fireworks and animals microchip holiday fireworks

Buster’s Vision Education Tool

Fireworks and Animals

By Dennis Lubrano, “NO EXCUSES, NO KILL!”
Editor, Meet Gulati

June 23, 2017

Fireworks and Animals

Share this Post

Are Your Pets Ready for the Holiday Fireworks?

We all love a good display of holiday fireworks, lighting up the night sky. Nearly every part of the world has their own festivities, that call for a magnificent fireworks display. In the United States, it’s at least two times a year: Fourth of July and New Year’s Eve. Fireworks and animals usually don’t mix. If your pet freaks out when the fireworks start, your wisest reaction should be, not to freak out! Make sure your pets have their collar, ID tag, and a microchip to ensure their safety.

It’s important to understand that animals are more sensitive to lights, noise, and smells than humans. Fireworks for them, are an overload of all three on their nervous systems. Fireworks are an unpleasant surprise that comes without warning. Unlike thunderstorms, which signal their arrival through a change in atmospheric pressure. Inherently, it is just natural for pets to be anxious and afraid of fireworks. They may even attempt to run away.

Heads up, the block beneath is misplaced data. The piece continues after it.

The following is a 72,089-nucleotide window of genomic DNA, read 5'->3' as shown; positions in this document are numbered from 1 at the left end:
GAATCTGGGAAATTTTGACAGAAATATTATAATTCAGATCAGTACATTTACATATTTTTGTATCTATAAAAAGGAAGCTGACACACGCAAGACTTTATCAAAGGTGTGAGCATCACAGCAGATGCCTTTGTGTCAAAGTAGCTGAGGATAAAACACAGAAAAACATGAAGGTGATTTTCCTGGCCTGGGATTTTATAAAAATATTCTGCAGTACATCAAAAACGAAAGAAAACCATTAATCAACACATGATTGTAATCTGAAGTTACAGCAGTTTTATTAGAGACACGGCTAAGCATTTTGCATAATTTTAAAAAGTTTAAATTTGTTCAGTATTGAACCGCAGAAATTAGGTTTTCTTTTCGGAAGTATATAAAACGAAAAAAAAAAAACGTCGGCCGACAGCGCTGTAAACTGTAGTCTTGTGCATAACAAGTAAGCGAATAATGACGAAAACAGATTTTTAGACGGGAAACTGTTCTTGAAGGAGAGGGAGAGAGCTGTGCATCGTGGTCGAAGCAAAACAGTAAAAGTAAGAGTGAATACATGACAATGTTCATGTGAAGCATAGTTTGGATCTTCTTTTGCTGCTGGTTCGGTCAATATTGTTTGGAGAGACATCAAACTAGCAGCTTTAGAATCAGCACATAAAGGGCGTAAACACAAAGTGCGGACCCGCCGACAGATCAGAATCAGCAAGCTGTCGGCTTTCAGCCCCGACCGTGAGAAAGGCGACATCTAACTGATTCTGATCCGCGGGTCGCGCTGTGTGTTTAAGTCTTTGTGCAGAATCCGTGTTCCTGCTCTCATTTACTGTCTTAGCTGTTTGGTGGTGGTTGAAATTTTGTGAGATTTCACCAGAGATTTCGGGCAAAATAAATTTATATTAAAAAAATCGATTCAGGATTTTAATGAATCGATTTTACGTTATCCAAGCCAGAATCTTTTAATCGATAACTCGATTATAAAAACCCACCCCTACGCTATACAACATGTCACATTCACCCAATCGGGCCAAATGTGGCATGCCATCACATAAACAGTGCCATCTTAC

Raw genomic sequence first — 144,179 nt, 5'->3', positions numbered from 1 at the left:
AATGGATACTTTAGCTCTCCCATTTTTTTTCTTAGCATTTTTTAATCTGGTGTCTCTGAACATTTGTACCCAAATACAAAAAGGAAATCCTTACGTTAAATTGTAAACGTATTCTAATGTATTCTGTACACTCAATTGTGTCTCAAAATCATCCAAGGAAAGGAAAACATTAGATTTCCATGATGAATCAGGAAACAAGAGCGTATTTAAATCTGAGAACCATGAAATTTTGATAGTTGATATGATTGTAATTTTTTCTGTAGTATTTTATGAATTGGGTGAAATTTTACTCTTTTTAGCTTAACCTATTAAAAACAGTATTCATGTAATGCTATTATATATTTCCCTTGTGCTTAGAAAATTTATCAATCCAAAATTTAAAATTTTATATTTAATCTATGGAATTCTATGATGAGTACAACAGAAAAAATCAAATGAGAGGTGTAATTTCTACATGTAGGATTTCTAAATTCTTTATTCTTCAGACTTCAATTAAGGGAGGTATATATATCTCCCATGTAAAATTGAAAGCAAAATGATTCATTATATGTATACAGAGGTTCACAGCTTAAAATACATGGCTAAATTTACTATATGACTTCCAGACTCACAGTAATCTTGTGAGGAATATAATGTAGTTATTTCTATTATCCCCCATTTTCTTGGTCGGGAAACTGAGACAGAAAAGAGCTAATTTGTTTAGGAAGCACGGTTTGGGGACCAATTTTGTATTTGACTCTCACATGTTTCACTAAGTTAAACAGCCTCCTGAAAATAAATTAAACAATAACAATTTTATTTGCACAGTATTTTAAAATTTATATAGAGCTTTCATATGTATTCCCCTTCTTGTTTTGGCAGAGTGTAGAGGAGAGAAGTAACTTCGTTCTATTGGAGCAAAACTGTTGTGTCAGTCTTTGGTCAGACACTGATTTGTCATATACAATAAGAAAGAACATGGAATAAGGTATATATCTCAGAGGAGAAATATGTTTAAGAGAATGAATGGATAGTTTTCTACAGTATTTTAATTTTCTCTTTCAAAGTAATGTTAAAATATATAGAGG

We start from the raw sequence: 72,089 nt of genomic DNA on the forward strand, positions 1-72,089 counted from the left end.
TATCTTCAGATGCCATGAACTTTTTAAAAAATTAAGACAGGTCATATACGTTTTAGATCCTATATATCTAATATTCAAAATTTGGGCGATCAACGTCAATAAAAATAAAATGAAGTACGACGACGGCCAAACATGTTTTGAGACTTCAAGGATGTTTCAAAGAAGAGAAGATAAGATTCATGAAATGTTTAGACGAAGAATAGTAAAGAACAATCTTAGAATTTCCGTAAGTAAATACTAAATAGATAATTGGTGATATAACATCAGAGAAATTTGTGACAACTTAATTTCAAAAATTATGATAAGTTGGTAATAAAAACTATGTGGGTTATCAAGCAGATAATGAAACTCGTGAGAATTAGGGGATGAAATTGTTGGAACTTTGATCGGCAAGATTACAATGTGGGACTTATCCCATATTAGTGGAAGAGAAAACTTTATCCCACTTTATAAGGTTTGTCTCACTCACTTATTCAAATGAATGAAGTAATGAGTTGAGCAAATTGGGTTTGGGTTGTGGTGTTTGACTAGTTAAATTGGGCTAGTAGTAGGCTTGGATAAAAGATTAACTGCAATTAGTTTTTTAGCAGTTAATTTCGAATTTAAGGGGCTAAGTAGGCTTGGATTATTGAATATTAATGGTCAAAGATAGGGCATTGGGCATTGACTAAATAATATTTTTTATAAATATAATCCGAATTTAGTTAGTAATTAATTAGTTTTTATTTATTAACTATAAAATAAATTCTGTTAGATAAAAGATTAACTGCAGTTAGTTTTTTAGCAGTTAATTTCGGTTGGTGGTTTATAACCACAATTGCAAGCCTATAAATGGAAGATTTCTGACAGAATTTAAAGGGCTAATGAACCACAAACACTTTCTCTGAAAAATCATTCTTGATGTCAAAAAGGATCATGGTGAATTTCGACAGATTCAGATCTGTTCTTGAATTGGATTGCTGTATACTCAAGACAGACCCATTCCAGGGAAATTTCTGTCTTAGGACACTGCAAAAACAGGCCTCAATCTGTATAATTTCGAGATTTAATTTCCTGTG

Here’s a list of things you can do to calm your pet and stay cool as a cucumber, even with the fireworks celebrations.

  1. Make sure they get plenty of exercise and water during the festive day.
  2. Keep them inside. Make sure the windows and blinds are closed to buffer outside noise and flashing lights. You could also put on some music or TV to soundproof your home.
  3. Ask your veterinarian about calming medications or you could look for natural products available off the counter.
  4. You can also calm your pet with some Animal Reiki. Performed by a professional or a trained pet owner, it can help put them in a more meditative state.
  5. You can turn a small nook or an open crate in your home, into a secure cocoon for your pet with their favorite toys. Put in an area blocked away from the lights and noise, where the pet feels safe. Animals in cages can be moved to a secure area, and larger animals such as horses just have to be placed in a clean stable.
  6. Consider taking them away from home to a quieter location before the fireworks start. Possibly, even stay there for the night, when you know the noise, lights, and smell will remain on for hours.
  7. You can even prepare them by playing fireworks noises a few days in advance. This way the noises won’t come as a surprise, your pet will already be used to the noise.
  8. Do not punish or be overly comforting towards your pet’s behavior. Instead, try to keep them distracted.
We recommend you do more research and find your own ways to help your pet deal with fireworks.

But more importantly, it is your love and empathy that will help you and your fuzzball sail through the scary part of a fireworks festival. Before you know it, you’ll be that fortunate pet owner whose fuzzball faces the firecrackers like a boss!